If you want to raise your kids for Amish career fields, then stick to that link you provided.  If you want your kids to flourish in Engineering they need to spend time on computers and internet. Internet is a HUGE resource for school and work.  I cringe when we get interns who have no internet nor computer literacy.  They have no concept of how to look up solutions to problems or proper resources.

Again, there is a massive difference between giving a toddler free reign on a tablet for hours and giving a teen access with restrictions.  Those parents that say they "have to give them to a toddler" are usually the ones working from home that can't afford daycare.  Our toddlers do fine with one 30 min show 2-3 days a week (usually Sesame street or PBS program).  They get to use phones/tablets for games/videos during air plane flights and hour+ car rides.  They never beg for them because they know the rules of when they get them.
« Last Edit: May 13, 2021, 02:01:46 PM by EricEng »

shelivesthedream

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Re: Flip phone/dumb phone for teen?
« Reply #12 on: May 13, 2021, 02:24:00 PM »
Not all lifestyle choices are bad. You see if the pros outweigh the cons. But it's unhelpful to act like a lifestyle choice is a necessity when it isn't. *Mumble mumble forum growing soft get off my lawn* I've seen enough posters on this forum describe a car as a worldwide universal necessity to raise an eyebrow at an uncritical herdlike view of true necessity, and that is the way that society in general is going about children and smartphones. Are we Mustachians not a countercultural group who dissect received wisdom? I doubt most parents have the kind of discourse with their teens that jeninco described, but just buy a smartphone because you "have to".

Your toddler lifestyle choice obviously works for you. Kendra (blog lady) says her lifestyle choice is working for her. You're different. I expect you to make different choices. I too am different, so we will make different choices again. Bogart's son has decided he doesn't want a smartphone because the pros don't outweigh the cons.

And while your average Mustachian may be different, I truly believe that your average parent is naive about the efficacy of restriction software (as opposed to things like locking the phone away) and parental monitoring.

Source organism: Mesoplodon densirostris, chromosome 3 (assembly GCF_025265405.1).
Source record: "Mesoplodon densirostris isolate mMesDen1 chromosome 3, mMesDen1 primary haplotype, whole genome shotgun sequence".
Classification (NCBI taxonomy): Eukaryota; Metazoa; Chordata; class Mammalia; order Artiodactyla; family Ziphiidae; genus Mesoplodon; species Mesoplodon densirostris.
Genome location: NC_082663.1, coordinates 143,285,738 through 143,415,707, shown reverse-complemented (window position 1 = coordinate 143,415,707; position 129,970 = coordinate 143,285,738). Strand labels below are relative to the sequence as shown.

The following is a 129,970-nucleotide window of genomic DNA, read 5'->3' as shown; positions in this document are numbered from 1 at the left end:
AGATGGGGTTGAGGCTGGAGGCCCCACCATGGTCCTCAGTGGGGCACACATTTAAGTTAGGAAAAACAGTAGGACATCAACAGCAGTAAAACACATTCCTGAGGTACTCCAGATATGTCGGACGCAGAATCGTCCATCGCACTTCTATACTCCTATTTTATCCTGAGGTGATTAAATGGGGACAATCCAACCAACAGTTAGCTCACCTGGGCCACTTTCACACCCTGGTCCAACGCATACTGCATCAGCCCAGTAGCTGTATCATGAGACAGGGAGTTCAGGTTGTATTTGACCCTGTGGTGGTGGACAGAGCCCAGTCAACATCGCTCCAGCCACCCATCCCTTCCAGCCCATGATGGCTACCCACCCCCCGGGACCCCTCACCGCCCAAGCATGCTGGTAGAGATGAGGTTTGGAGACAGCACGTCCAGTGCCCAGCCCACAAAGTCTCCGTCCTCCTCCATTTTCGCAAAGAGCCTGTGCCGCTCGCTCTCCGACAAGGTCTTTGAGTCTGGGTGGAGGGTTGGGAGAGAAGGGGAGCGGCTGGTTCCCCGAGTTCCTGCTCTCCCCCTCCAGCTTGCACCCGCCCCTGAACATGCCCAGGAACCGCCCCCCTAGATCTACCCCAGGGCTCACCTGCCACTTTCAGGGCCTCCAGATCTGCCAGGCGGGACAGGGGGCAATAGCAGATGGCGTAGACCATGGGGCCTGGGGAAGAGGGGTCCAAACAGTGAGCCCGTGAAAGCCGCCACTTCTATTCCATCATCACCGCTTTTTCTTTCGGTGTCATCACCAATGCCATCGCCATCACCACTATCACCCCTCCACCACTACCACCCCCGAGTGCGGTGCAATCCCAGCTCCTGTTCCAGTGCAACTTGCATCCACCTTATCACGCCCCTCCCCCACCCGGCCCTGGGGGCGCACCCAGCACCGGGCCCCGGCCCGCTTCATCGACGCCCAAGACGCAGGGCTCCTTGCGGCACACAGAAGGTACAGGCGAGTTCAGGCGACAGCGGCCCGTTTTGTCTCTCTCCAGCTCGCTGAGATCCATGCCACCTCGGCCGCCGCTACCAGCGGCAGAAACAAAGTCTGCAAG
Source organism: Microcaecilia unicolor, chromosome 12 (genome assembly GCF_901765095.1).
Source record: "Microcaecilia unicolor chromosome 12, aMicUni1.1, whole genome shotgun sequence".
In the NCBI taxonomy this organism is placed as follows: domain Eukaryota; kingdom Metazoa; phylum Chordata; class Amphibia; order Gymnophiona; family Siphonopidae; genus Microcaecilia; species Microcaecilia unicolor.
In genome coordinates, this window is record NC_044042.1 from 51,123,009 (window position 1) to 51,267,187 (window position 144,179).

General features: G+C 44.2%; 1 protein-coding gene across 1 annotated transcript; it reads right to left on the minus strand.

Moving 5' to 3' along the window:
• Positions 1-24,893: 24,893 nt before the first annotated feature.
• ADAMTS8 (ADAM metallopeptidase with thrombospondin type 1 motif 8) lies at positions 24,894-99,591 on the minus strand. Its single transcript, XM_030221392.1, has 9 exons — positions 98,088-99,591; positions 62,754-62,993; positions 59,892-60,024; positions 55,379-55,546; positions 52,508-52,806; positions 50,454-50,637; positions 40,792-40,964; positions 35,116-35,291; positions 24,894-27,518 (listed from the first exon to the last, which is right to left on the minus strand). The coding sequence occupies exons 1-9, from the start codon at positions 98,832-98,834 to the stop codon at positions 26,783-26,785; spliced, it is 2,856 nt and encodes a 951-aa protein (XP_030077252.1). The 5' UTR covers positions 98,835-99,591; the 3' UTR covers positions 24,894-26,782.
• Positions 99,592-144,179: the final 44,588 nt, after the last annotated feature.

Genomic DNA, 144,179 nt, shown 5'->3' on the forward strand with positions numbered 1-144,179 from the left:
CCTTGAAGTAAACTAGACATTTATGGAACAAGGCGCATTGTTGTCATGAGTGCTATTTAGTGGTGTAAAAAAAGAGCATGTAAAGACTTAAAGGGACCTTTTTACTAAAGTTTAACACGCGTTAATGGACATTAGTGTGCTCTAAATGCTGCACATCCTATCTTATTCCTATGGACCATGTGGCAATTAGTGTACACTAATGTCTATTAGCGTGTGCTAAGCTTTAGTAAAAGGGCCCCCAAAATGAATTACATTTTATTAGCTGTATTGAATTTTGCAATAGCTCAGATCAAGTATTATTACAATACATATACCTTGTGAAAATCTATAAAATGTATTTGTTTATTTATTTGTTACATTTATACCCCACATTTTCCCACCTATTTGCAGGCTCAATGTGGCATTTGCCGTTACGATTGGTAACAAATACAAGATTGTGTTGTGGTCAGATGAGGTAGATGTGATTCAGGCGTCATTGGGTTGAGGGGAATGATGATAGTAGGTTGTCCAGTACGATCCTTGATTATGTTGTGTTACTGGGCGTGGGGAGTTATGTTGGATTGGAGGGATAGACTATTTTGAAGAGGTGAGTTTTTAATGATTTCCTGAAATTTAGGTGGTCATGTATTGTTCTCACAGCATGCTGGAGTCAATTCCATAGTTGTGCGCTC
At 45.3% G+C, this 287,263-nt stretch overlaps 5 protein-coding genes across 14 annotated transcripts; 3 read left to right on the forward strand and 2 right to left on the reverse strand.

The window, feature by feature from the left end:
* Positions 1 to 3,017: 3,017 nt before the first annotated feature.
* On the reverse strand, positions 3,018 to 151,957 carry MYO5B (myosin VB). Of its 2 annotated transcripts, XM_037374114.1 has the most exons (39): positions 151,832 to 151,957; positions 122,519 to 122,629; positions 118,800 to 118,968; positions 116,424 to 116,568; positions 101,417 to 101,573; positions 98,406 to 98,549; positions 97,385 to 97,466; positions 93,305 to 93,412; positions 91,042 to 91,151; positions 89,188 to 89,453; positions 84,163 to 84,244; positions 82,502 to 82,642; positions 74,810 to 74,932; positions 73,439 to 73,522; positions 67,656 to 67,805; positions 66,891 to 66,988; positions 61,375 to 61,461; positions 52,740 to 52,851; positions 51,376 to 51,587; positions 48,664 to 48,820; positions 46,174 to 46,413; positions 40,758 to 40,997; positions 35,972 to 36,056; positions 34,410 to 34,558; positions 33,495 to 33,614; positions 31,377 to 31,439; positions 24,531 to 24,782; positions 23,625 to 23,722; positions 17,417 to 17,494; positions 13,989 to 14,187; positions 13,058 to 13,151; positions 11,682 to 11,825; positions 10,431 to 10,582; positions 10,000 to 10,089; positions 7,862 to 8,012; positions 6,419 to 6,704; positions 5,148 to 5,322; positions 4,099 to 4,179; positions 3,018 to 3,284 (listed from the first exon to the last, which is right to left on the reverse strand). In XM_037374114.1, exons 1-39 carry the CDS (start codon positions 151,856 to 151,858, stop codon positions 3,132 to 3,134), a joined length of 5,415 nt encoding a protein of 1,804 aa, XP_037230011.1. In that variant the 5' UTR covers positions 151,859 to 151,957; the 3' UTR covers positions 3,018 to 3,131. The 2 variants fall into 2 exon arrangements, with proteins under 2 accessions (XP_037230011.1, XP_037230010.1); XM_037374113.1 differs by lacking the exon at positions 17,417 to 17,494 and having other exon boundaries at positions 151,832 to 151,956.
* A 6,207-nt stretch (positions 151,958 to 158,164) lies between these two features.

elaine amj

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Re: Flip phone/dumb phone for teen?
« Reply #13 on: May 13, 2021, 05:44:51 PM »
You could search for a used dumbphone and then get a prepaid sim card that has a long expiry date. I have a grandfathered Tmobile plan that has a 365 day expiry and I only need to load it with a min $10/yr. I use less than that so this works for me (this is an emergency SIM).

Conversely, my teens bought themselves iphones that they used on wifi only. Used a wifi based phone app for calls/texts. Actually, I learned from that as my ultra cheap plan is data-only.

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« Last Edit: May 13, 2021, 05:46:48 PM by elaine amj »

bogart

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Re: Flip phone/dumb phone for teen?
« Reply #14 on: May 17, 2021, 04:05:22 PM »
I do think that a lot of parents are naive about how effective parental control software is. My parents were very naive about my computer usage (pre-smartphones) and it was a piece of cake to get round their "monitoring".
If you want to raise your kids for Amish career fields, then stick to that link you provided.  If you want your kids to flourish in Engineering they need to spend time on computers and internet. Internet is a HUGE resource for school and work.  I cringe when we get interns who have no internet nor computer literacy.  They have no concept of how to look up solutions to problems or proper resources.

I totally agree with @shelivesthedream's point on the monitoring/blocking software -- in my experience it's easy for the kid to work around and takes effort for the parent to keep track of.  And since as you (@shelive...) note, my kid's decided it's not worth getting a smartphone, adding that to my to-do list has, for now, been easy to avoid.

@EricEng, sure, most kids will probably benefit from learning to use computers and having access to the internet (I don't really care whether mine pursues engineering or not, but expect he'll have a life, and a career, where computer skills are important).  Certainly it's been essential for mine this year, as we've been dealing with virtual schooling -- 100% of his experience this year during the pandemic -- and he's been relying on it to connect with friends, ditto (not quite 100%, but a lot).  And, as noted, he's savvy enough to work out how to circumvent monitoring software, which is a pretty low bar, but he's not clueless.  But I find it much easier to provide him access to a desktop computer than anything portable, as I find it much, much easier to keep track of and limit access to the desktop than I do portable stuff.